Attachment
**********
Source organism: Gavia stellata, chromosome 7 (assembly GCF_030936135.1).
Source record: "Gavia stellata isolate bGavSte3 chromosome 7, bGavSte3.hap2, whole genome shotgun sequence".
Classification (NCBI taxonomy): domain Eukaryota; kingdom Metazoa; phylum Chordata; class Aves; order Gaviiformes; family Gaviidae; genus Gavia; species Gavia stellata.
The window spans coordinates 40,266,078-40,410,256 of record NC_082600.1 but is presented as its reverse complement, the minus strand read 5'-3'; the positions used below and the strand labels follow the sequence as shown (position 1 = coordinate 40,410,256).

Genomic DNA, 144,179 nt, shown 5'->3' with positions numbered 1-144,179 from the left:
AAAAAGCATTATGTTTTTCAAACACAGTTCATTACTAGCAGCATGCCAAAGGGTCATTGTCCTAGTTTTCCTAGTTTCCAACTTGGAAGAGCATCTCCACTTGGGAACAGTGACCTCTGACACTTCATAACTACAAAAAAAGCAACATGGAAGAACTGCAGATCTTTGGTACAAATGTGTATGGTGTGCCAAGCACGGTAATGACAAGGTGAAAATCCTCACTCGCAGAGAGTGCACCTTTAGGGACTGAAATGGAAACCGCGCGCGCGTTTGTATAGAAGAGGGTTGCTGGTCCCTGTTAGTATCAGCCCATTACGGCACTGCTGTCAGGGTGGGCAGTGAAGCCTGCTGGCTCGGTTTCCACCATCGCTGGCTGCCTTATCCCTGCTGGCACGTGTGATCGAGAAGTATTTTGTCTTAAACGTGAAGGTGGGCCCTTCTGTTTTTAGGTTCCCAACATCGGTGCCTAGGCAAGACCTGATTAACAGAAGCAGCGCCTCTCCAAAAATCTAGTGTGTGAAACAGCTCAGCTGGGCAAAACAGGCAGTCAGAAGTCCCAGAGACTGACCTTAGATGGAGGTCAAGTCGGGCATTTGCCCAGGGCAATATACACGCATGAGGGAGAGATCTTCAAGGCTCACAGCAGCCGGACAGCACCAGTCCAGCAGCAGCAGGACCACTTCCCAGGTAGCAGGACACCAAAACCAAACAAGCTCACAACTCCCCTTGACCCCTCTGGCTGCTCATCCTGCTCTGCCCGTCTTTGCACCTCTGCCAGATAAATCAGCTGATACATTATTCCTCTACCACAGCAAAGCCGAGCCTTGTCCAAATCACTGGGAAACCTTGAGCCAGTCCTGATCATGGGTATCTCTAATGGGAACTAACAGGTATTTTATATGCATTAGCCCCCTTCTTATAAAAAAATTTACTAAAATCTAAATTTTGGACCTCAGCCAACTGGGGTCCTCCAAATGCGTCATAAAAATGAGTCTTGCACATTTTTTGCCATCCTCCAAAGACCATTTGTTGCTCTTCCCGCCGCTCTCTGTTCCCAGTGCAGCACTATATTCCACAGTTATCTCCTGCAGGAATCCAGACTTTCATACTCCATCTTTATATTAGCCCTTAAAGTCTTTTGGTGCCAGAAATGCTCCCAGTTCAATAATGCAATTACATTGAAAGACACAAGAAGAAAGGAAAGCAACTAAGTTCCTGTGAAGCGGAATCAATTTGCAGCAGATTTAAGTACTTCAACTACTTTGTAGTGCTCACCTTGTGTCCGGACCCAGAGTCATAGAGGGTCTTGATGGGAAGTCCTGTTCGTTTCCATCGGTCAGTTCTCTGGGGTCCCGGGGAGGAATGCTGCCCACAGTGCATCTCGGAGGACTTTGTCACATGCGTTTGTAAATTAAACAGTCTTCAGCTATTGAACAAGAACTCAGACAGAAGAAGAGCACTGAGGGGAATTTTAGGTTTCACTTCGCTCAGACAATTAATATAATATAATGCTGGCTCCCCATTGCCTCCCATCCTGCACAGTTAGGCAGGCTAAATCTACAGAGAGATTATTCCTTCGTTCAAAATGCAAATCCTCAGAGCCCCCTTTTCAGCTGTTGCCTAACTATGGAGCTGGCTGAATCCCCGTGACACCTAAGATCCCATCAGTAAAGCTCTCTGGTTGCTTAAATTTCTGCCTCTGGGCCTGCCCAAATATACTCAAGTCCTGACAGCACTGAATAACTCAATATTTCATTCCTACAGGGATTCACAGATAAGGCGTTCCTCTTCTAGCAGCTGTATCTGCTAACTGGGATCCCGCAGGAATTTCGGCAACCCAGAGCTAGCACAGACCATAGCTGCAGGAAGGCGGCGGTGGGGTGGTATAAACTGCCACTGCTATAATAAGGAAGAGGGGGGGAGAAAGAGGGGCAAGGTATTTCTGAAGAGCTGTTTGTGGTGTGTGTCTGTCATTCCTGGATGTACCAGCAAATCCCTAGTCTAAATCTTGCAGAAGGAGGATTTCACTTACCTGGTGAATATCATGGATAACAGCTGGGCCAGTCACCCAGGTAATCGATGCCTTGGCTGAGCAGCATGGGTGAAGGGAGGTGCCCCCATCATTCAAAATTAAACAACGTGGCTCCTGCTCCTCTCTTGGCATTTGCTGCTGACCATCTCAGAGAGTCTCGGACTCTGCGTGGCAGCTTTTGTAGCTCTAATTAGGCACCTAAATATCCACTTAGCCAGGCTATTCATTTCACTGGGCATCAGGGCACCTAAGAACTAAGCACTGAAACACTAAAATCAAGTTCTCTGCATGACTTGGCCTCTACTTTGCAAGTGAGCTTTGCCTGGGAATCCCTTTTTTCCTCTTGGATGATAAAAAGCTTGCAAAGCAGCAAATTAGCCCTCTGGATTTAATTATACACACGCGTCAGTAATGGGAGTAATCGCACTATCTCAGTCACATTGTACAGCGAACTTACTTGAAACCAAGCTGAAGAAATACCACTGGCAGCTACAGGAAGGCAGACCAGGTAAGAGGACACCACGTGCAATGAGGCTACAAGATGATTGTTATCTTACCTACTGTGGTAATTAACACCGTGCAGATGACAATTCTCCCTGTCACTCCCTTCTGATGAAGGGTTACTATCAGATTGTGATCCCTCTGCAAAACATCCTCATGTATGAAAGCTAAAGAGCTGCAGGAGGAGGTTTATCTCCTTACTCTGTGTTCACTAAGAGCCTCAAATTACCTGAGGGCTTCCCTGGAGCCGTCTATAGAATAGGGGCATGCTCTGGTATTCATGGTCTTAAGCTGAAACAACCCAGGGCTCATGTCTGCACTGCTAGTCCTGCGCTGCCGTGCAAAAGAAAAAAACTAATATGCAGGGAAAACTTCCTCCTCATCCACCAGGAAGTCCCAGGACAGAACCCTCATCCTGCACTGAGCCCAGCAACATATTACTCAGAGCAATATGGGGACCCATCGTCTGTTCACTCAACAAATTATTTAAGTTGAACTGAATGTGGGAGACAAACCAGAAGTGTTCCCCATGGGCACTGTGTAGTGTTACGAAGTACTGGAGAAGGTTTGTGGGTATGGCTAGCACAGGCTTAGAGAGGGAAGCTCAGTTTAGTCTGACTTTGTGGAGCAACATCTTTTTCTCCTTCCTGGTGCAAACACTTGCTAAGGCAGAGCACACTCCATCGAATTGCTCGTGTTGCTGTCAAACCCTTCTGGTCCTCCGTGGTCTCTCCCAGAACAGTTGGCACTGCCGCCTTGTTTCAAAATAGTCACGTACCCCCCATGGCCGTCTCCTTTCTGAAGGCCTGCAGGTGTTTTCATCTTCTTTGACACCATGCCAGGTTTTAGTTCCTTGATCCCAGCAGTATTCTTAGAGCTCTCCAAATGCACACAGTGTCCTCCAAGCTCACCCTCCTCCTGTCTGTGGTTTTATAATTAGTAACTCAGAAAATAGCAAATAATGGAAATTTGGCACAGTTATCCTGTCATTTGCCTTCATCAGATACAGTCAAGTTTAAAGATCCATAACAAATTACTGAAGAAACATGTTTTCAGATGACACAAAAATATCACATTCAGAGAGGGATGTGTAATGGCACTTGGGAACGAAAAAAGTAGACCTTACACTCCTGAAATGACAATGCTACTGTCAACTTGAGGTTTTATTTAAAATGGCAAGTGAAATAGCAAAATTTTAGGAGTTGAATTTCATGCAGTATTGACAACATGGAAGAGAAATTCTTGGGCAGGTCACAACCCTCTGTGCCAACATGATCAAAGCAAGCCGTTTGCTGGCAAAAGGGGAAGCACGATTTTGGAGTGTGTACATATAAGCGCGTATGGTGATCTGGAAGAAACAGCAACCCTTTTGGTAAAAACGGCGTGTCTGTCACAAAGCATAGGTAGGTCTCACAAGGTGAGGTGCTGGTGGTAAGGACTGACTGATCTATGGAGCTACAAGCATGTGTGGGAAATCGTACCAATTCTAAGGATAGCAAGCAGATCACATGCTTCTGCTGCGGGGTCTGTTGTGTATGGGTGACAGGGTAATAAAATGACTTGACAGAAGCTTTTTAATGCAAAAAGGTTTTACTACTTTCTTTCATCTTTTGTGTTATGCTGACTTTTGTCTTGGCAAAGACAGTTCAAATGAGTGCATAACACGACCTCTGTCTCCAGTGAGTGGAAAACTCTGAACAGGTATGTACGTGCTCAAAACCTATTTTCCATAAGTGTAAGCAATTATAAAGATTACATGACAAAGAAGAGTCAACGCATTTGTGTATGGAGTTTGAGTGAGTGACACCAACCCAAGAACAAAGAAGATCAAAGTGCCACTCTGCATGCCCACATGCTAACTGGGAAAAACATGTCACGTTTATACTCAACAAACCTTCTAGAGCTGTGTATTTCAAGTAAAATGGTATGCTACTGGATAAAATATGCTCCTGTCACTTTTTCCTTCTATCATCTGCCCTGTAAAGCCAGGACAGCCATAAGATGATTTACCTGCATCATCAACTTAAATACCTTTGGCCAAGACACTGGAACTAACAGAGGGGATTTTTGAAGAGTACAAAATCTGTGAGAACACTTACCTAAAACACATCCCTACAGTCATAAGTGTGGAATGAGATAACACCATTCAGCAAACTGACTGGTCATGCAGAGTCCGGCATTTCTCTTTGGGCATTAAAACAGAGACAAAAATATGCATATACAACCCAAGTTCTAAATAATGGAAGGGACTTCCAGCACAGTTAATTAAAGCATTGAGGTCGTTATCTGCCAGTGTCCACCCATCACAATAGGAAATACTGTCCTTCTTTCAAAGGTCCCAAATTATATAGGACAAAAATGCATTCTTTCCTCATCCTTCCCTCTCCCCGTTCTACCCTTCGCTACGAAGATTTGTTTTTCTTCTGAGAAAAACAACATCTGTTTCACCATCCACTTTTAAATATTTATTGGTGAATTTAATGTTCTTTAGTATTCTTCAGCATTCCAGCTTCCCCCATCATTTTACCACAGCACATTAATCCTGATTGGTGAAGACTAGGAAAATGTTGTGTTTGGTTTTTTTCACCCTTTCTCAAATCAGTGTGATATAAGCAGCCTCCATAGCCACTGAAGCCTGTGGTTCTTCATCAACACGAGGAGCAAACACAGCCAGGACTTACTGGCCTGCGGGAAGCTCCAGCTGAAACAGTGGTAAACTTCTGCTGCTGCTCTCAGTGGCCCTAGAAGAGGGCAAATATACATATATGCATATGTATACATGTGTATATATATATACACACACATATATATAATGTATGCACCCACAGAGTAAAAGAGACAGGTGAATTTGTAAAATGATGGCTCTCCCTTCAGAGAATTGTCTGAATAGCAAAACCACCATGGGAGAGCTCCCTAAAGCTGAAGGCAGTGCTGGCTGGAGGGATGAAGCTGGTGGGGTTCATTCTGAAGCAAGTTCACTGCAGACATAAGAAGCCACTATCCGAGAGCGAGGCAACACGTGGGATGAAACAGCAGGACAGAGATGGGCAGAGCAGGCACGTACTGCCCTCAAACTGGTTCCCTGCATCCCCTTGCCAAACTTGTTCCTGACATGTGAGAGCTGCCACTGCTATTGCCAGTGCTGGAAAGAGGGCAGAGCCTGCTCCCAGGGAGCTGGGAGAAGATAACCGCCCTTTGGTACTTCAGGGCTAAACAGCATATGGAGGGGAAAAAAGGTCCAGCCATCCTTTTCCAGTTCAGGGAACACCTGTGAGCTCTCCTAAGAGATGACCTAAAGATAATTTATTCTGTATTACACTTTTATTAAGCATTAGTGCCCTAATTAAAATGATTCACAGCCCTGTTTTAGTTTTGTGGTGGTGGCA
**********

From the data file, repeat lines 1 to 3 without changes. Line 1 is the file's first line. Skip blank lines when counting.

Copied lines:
Source organism: Gavia stellata, chromosome 7 (assembly GCF_030936135.1).
Source record: "Gavia stellata isolate bGavSte3 chromosome 7, bGavSte3.hap2, whole genome shotgun sequence".
Classification (NCBI taxonomy): domain Eukaryota; kingdom Metazoa; phylum Chordata; class Aves; order Gaviiformes; family Gaviidae; genus Gavia; species Gavia stellata.